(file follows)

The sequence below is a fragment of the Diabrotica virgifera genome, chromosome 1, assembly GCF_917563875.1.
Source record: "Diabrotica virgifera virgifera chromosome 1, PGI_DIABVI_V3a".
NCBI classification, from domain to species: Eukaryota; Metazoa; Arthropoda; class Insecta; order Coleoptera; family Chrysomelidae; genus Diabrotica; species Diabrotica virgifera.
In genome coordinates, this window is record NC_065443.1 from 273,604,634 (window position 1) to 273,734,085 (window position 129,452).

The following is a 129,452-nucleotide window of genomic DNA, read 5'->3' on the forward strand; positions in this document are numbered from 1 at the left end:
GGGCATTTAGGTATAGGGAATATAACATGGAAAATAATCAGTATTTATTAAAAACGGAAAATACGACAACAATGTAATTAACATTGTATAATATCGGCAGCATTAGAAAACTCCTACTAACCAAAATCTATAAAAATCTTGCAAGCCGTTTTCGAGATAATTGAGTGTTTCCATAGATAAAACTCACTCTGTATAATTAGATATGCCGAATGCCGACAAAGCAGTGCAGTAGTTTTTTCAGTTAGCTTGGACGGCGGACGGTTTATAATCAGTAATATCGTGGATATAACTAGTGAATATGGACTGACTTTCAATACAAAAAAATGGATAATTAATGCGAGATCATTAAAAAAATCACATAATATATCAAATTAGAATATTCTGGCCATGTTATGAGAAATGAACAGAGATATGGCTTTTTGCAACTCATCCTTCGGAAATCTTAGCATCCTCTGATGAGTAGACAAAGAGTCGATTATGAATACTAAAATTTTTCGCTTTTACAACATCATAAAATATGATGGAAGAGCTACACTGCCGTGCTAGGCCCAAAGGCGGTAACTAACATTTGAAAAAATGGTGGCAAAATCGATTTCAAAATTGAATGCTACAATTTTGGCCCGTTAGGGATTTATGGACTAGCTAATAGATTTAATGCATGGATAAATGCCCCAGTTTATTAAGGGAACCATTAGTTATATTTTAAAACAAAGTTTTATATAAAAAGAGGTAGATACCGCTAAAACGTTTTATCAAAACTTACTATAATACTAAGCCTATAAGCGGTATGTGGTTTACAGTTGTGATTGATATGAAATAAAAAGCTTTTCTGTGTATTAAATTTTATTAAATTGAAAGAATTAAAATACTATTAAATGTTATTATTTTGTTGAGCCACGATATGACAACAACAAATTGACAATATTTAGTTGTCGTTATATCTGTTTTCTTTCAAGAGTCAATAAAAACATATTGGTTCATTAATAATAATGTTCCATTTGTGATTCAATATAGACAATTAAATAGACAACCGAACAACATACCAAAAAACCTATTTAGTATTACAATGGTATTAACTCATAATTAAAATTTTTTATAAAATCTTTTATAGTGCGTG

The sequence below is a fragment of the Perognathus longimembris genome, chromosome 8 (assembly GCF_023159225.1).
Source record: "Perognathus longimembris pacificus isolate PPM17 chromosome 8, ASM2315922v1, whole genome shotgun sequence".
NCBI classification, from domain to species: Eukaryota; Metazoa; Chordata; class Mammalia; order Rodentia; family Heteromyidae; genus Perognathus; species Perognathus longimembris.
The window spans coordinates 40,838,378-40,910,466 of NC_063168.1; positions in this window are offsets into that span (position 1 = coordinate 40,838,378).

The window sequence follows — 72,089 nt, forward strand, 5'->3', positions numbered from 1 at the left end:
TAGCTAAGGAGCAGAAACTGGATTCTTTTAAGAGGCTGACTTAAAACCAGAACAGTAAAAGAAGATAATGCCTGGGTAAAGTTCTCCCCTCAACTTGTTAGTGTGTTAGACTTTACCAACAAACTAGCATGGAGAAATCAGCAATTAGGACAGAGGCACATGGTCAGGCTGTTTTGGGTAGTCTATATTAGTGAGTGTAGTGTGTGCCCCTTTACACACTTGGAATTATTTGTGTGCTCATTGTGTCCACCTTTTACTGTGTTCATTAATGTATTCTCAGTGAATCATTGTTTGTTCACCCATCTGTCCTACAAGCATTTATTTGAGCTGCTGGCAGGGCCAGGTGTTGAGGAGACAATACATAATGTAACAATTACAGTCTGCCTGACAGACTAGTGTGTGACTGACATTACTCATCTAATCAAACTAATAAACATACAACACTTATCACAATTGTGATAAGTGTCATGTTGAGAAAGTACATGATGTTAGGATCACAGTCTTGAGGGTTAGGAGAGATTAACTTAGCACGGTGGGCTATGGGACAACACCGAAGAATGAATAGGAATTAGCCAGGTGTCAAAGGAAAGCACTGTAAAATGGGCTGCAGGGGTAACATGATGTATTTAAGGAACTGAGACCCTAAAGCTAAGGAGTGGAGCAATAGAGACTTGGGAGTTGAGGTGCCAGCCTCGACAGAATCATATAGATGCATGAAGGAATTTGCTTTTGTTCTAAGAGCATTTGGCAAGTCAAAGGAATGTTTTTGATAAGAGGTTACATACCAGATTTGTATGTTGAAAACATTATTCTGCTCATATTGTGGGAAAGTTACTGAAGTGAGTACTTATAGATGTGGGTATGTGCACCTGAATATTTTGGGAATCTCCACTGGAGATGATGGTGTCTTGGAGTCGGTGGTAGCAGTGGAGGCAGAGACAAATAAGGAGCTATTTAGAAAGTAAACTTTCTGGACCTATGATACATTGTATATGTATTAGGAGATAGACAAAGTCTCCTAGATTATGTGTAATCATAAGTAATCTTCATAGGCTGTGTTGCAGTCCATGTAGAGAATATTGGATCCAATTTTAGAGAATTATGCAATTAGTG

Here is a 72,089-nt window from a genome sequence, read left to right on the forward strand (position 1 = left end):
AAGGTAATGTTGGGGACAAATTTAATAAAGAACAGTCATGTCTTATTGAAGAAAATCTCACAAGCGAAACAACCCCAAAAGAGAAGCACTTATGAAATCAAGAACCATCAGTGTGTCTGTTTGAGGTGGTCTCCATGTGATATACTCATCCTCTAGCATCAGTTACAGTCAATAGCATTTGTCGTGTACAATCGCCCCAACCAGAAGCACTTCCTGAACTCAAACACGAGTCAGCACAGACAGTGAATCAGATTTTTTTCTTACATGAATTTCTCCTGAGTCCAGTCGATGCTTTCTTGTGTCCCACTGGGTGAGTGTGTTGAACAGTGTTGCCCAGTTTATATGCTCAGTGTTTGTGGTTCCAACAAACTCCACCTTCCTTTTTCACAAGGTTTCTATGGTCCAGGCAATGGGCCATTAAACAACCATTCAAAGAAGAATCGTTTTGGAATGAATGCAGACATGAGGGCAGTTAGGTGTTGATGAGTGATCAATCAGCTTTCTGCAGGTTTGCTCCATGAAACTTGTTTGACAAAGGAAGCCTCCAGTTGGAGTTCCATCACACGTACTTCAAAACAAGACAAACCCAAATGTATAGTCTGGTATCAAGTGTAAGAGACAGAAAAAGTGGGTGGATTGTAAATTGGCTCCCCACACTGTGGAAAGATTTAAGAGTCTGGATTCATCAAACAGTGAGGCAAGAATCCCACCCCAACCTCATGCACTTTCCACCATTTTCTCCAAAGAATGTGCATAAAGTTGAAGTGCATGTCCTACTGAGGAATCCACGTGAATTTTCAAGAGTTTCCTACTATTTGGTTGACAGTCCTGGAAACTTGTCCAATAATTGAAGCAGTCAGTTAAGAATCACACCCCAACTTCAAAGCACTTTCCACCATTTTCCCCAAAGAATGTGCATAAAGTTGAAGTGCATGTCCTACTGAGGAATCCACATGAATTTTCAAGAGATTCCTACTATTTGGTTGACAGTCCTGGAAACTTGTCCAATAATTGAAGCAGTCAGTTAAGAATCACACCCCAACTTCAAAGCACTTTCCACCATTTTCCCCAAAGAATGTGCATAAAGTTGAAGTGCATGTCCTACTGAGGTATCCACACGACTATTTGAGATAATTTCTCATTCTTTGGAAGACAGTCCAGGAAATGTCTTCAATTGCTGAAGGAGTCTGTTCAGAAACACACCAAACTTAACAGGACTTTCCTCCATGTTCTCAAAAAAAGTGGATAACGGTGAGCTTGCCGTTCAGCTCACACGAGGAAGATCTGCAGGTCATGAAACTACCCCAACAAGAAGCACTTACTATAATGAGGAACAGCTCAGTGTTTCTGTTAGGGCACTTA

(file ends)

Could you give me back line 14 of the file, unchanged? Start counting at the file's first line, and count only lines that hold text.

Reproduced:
AAGGTAATGTTGGGGACAAATTTAATAAAGAACAGTCATGTCTTATTGAAGAAAATCTCACAAGCGAAACAACCCCAAAAGAGAAGCACTTATGAAATCAAGAACCATCAGTGTGTCTGTTTGAGGTGGTCTCCATGTGATATACTCATCCTCTAGCATCAGTTACAGTCAATAGCATTTGTCGTGTACAATCGCCCCAACCAGAAGCACTTCCTGAACTCAAACACGAGTCAGCACAGACAGTGAATCAGATTTTTTTCTTACATGAATTTCTCCTGAGTCCAGTCGATGCTTTCTTGTGTCCCACTGGGTGAGTGTGTTGAACAGTGTTGCCCAGTTTATATGCTCAGTGTTTGTGGTTCCAACAAACTCCACCTTCCTTTTTCACAAGGTTTCTATGGTCCAGGCAATGGGCCATTAAACAACCATTCAAAGAAGAATCGTTTTGGAATGAATGCAGACATGAGGGCAGTTAGGTGTTGATGAGTGATCAATCAGCTTTCTGCAGGTTTGCTCCATGAAACTTGTTTGACAAAGGAAGCCTCCAGTTGGAGTTCCATCACACGTACTTCAAAACAAGACAAACCCAAATGTATAGTCTGGTATCAAGTGTAAGAGACAGAAAAAGTGGGTGGATTGTAAATTGGCTCCCCACACTGTGGAAAGATTTAAGAGTCTGGATTCATCAAACAGTGAGGCAAGAATCCCACCCCAACCTCATGCACTTTCCACCATTTTCTCCAAAGAATGTGCATAAAGTTGAAGTGCATGTCCTACTGAGGAATCCACGTGAATTTTCAAGAGTTTCCTACTATTTGGTTGACAGTCCTGGAAACTTGTCCAATAATTGAAGCAGTCAGTTAAGAATCACACCCCAACTTCAAAGCACTTTCCACCATTTTCCCCAAAGAATGTGCATAAAGTTGAAGTGCATGTCCTACTGAGGAATCCACATGAATTTTCAAGAGATTCCTACTATTTGGTTGACAGTCCTGGAAACTTGTCCAATAATTGAAGCAGTCAGTTAAGAATCACACCCCAACTTCAAAGCACTTTCCACCATTTTCCCCAAAGAATGTGCATAAAGTTGAAGTGCATGTCCTACTGAGGTATCCACACGACTATTTGAGATAATTTCTCATTCTTTGGAAGACAGTCCAGGAAATGTCTTCAATTGCTGAAGGAGTCTGTTCAGAAACACACCAAACTTAACAGGACTTTCCTCCATGTTCTCAAAAAAAGTGGATAACGGTGAGCTTGCCGTTCAGCTCACACGAGGAAGATCTGCAGGTCATGAAACTACCCCAACAAGAAGCACTTACTATAATGAGGAACAGCTCAGTGTTTCTGTTAGGGCACTTA